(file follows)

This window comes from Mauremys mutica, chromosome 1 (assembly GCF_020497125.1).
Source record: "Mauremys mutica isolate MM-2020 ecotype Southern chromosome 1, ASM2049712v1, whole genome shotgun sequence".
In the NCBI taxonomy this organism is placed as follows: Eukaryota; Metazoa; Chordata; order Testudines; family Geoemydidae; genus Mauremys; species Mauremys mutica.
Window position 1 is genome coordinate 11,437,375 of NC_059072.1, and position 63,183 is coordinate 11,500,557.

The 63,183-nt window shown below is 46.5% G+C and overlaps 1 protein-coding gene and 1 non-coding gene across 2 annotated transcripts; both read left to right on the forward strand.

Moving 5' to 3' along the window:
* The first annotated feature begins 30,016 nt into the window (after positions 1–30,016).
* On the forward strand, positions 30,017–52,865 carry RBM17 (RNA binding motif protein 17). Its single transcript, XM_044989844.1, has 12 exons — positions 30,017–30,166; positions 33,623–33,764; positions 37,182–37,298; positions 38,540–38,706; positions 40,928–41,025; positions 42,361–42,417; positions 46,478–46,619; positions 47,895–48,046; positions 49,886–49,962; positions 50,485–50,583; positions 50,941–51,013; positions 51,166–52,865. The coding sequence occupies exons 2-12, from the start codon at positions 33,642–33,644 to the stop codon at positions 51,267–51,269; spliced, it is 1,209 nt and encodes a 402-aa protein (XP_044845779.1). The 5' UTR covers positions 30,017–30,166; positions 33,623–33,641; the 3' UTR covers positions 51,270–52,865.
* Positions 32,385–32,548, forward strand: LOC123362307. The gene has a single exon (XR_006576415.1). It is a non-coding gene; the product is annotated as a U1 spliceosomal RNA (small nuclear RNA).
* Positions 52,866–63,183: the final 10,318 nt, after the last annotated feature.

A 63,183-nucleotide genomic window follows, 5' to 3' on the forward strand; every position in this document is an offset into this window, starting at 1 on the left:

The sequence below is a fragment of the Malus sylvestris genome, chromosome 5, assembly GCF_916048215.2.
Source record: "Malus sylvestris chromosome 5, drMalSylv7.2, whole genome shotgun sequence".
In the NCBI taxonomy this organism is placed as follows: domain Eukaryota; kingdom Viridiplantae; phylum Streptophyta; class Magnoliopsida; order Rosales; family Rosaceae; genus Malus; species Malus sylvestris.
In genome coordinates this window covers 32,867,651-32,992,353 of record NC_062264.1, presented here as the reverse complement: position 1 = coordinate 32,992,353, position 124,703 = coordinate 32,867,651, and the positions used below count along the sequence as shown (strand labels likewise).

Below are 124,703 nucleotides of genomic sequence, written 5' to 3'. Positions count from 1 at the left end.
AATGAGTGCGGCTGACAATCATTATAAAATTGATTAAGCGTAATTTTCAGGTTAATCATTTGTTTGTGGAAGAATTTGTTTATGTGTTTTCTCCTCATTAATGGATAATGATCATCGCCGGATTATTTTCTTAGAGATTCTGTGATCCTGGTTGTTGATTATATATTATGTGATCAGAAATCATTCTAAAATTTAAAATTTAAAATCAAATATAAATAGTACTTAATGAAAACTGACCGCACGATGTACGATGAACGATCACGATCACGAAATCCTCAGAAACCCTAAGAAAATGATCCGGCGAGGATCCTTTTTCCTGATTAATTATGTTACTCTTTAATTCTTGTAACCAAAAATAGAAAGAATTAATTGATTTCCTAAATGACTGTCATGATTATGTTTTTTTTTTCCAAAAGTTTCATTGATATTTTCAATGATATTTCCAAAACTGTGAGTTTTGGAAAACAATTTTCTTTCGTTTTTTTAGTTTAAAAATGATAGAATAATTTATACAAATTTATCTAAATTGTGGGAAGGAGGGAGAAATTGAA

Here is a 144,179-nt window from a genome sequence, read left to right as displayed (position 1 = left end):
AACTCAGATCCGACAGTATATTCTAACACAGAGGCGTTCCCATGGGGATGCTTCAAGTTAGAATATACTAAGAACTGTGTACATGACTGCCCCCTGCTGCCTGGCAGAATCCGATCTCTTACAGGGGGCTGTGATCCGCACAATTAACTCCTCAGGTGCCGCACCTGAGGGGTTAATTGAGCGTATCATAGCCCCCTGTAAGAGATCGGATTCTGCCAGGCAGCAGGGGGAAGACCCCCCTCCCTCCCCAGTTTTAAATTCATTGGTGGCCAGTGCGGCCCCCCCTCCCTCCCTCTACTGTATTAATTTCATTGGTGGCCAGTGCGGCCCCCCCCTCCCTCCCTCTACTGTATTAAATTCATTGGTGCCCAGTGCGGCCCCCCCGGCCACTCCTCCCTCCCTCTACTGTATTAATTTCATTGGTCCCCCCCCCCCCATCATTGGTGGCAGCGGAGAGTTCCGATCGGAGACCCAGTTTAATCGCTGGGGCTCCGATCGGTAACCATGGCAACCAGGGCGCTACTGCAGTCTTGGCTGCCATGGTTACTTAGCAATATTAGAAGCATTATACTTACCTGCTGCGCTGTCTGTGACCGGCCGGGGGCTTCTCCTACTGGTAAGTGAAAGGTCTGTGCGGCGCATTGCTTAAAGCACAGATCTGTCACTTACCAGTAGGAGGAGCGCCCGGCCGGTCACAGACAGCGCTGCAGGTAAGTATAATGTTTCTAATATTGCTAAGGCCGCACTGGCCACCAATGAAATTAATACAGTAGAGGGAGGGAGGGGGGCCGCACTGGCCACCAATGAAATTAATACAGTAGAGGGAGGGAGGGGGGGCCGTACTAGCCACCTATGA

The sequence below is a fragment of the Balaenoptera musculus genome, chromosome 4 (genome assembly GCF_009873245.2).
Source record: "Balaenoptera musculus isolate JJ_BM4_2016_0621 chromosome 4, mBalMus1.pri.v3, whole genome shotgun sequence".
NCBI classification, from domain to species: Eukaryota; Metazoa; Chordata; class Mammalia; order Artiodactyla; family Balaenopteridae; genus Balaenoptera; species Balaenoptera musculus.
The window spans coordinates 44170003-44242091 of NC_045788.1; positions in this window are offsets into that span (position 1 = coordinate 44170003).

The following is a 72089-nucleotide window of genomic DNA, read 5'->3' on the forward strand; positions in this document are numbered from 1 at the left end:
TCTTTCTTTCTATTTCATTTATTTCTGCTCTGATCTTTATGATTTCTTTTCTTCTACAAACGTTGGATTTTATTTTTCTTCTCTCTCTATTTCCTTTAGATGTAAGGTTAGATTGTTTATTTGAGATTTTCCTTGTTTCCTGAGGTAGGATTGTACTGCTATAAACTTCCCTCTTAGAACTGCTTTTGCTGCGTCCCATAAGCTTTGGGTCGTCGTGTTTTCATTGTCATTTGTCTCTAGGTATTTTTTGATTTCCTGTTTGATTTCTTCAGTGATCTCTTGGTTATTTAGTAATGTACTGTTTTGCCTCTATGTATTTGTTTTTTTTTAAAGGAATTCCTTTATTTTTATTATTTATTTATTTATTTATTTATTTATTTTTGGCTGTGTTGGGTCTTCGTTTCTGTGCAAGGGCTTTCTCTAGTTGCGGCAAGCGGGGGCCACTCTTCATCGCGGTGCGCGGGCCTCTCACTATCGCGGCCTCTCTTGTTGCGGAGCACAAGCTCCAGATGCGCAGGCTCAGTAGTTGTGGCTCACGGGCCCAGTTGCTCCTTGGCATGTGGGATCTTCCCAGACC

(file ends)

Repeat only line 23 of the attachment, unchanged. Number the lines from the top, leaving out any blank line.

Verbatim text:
The window spans coordinates 44170003-44242091 of NC_045788.1; positions in this window are offsets into that span (position 1 = coordinate 44170003).